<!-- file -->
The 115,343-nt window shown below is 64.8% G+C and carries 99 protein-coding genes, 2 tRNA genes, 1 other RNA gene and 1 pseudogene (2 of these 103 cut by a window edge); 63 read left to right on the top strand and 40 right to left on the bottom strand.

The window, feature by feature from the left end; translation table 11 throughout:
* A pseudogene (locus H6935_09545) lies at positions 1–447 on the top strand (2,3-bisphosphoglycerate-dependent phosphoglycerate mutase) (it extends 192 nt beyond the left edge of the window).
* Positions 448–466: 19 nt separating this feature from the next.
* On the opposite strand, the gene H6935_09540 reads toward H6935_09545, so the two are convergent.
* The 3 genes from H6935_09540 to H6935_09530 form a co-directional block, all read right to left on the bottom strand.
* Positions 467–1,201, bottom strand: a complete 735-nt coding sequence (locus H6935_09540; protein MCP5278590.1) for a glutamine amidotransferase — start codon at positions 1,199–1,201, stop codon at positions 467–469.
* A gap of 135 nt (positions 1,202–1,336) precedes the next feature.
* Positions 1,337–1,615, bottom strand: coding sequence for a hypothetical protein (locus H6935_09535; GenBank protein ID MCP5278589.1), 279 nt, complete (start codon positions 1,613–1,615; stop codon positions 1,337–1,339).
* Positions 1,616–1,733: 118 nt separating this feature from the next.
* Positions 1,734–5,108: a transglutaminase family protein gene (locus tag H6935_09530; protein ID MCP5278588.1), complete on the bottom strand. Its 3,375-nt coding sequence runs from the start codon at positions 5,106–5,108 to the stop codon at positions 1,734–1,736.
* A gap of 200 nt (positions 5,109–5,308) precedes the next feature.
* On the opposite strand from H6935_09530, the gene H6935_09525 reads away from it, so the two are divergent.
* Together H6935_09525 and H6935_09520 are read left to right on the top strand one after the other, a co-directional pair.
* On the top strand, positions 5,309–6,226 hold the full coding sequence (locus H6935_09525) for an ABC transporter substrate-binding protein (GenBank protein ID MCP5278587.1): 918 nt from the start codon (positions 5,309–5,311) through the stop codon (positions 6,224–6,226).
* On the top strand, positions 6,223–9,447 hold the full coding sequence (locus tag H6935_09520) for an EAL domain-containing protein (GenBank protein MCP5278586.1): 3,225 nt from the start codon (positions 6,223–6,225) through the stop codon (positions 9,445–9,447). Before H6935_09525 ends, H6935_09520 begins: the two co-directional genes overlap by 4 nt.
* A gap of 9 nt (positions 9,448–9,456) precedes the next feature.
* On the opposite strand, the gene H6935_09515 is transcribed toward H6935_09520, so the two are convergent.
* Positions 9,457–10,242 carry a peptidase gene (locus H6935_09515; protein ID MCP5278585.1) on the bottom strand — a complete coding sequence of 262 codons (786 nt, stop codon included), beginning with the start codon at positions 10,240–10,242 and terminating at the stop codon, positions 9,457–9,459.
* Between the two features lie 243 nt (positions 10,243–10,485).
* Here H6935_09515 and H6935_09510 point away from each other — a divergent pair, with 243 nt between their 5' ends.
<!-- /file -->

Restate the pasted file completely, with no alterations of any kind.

The 115,343-nt window shown below is 64.8% G+C and carries 99 protein-coding genes, 2 tRNA genes, 1 other RNA gene and 1 pseudogene (2 of these 103 cut by a window edge); 63 read left to right on the top strand and 40 right to left on the bottom strand.

The window, feature by feature from the left end; translation table 11 throughout:
* A pseudogene (locus H6935_09545) lies at positions 1–447 on the top strand (2,3-bisphosphoglycerate-dependent phosphoglycerate mutase) (it extends 192 nt beyond the left edge of the window).
* Positions 448–466: 19 nt separating this feature from the next.
* On the opposite strand, the gene H6935_09540 reads toward H6935_09545, so the two are convergent.
* The 3 genes from H6935_09540 to H6935_09530 form a co-directional block, all read right to left on the bottom strand.
* Positions 467–1,201, bottom strand: a complete 735-nt coding sequence (locus H6935_09540; protein MCP5278590.1) for a glutamine amidotransferase — start codon at positions 1,199–1,201, stop codon at positions 467–469.
* A gap of 135 nt (positions 1,202–1,336) precedes the next feature.
* Positions 1,337–1,615, bottom strand: coding sequence for a hypothetical protein (locus H6935_09535; GenBank protein ID MCP5278589.1), 279 nt, complete (start codon positions 1,613–1,615; stop codon positions 1,337–1,339).
* Positions 1,616–1,733: 118 nt separating this feature from the next.
* Positions 1,734–5,108: a transglutaminase family protein gene (locus tag H6935_09530; protein ID MCP5278588.1), complete on the bottom strand. Its 3,375-nt coding sequence runs from the start codon at positions 5,106–5,108 to the stop codon at positions 1,734–1,736.
* A gap of 200 nt (positions 5,109–5,308) precedes the next feature.
* On the opposite strand from H6935_09530, the gene H6935_09525 reads away from it, so the two are divergent.
* Together H6935_09525 and H6935_09520 are read left to right on the top strand one after the other, a co-directional pair.
* On the top strand, positions 5,309–6,226 hold the full coding sequence (locus H6935_09525) for an ABC transporter substrate-binding protein (GenBank protein ID MCP5278587.1): 918 nt from the start codon (positions 5,309–5,311) through the stop codon (positions 6,224–6,226).
* On the top strand, positions 6,223–9,447 hold the full coding sequence (locus tag H6935_09520) for an EAL domain-containing protein (GenBank protein MCP5278586.1): 3,225 nt from the start codon (positions 6,223–6,225) through the stop codon (positions 9,445–9,447). Before H6935_09525 ends, H6935_09520 begins: the two co-directional genes overlap by 4 nt.
* A gap of 9 nt (positions 9,448–9,456) precedes the next feature.
* On the opposite strand, the gene H6935_09515 is transcribed toward H6935_09520, so the two are convergent.
* Positions 9,457–10,242 carry a peptidase gene (locus H6935_09515; protein ID MCP5278585.1) on the bottom strand — a complete coding sequence of 262 codons (786 nt, stop codon included), beginning with the start codon at positions 10,240–10,242 and terminating at the stop codon, positions 9,457–9,459.
* Between the two features lie 243 nt (positions 10,243–10,485).
* Here H6935_09515 and H6935_09510 point away from each other — a divergent pair, with 243 nt between their 5' ends.